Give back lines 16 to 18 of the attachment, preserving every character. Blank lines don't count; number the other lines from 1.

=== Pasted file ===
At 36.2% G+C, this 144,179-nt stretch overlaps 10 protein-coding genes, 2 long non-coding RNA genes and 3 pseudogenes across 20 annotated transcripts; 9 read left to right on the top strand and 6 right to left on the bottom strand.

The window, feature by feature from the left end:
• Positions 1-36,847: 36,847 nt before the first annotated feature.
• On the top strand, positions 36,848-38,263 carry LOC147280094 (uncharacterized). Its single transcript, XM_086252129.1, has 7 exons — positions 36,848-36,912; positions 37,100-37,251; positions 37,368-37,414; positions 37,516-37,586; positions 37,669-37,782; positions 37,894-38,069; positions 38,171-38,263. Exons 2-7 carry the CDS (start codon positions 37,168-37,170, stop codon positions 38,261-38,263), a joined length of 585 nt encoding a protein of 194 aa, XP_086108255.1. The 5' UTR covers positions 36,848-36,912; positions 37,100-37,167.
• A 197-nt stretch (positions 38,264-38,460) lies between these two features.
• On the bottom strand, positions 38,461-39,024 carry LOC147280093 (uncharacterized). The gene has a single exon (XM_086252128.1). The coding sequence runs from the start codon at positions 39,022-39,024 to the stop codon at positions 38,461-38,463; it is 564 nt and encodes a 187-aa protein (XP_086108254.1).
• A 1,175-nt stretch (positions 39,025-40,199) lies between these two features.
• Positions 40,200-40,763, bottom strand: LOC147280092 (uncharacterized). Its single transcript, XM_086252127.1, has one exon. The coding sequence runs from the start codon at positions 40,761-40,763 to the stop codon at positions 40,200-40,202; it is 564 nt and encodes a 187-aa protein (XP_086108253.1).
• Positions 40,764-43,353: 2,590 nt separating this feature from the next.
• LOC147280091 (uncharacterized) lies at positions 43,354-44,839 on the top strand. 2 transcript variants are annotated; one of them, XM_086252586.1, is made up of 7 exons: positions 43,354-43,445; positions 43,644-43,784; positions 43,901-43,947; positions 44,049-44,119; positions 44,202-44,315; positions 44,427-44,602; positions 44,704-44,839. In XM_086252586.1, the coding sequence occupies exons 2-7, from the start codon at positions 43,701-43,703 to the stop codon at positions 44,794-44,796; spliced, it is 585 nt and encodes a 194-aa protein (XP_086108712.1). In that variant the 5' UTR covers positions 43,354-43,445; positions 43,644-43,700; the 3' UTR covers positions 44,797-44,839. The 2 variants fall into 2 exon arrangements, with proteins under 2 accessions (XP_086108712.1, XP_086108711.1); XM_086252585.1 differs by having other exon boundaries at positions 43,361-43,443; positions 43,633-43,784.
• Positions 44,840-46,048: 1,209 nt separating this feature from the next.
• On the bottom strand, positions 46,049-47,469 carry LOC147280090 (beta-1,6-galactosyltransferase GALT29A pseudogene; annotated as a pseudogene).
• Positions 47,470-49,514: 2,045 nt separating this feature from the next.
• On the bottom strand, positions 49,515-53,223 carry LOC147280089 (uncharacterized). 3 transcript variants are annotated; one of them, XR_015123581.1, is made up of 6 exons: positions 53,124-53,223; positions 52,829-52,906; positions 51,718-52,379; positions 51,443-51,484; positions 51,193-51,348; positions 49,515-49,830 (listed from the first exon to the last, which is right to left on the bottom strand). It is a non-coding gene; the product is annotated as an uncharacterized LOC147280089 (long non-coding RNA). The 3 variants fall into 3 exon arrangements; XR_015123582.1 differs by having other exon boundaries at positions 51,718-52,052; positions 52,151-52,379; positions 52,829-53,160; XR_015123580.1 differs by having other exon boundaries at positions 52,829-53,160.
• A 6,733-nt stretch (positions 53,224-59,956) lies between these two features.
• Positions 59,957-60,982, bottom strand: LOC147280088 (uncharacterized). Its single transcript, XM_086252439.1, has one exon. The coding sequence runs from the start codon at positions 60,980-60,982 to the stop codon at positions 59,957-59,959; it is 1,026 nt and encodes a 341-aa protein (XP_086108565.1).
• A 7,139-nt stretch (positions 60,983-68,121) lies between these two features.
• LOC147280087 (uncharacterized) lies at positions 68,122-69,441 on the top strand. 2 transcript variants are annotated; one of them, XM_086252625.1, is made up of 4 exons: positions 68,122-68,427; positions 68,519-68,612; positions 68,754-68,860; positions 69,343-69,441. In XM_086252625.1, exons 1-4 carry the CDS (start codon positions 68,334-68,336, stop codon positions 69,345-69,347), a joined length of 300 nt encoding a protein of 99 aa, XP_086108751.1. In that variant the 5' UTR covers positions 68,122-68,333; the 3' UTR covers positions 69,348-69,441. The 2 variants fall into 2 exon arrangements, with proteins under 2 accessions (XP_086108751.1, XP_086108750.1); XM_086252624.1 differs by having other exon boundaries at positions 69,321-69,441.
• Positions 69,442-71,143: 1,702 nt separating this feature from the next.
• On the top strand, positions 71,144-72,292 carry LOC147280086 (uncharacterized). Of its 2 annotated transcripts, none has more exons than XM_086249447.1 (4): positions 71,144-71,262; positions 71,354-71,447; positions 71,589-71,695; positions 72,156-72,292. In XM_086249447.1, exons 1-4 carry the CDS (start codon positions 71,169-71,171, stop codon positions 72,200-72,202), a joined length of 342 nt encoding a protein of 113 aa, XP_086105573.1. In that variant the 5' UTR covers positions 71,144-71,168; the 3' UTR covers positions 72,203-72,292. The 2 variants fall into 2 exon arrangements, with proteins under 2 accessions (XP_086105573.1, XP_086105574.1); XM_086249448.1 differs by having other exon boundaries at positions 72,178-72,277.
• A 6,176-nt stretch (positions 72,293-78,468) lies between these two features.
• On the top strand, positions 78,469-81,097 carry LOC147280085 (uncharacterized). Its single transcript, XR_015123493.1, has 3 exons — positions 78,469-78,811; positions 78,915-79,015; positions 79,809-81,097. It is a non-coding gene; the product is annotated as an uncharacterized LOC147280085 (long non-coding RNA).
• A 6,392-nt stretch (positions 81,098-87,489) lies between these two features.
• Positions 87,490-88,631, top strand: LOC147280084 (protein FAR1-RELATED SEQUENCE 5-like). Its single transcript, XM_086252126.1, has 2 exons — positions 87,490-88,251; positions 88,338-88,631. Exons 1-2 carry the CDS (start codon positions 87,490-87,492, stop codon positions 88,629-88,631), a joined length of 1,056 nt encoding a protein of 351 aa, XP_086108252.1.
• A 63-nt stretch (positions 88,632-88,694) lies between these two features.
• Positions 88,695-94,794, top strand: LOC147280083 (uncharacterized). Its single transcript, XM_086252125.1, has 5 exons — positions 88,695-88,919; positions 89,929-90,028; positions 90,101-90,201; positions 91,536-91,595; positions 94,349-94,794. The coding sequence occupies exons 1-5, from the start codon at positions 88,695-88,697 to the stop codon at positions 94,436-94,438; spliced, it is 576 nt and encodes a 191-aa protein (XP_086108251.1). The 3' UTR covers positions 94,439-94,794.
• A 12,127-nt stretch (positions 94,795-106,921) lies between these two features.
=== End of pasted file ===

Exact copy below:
• Positions 59,957-60,982, bottom strand: LOC147280088 (uncharacterized). Its single transcript, XM_086252439.1, has one exon. The coding sequence runs from the start codon at positions 60,980-60,982 to the stop codon at positions 59,957-59,959; it is 1,026 nt and encodes a 341-aa protein (XP_086108565.1).
• A 7,139-nt stretch (positions 60,983-68,121) lies between these two features.
• LOC147280087 (uncharacterized) lies at positions 68,122-69,441 on the top strand. 2 transcript variants are annotated; one of them, XM_086252625.1, is made up of 4 exons: positions 68,122-68,427; positions 68,519-68,612; positions 68,754-68,860; positions 69,343-69,441. In XM_086252625.1, exons 1-4 carry the CDS (start codon positions 68,334-68,336, stop codon positions 69,345-69,347), a joined length of 300 nt encoding a protein of 99 aa, XP_086108751.1. In that variant the 5' UTR covers positions 68,122-68,333; the 3' UTR covers positions 69,348-69,441. The 2 variants fall into 2 exon arrangements, with proteins under 2 accessions (XP_086108751.1, XP_086108750.1); XM_086252624.1 differs by having other exon boundaries at positions 69,321-69,441.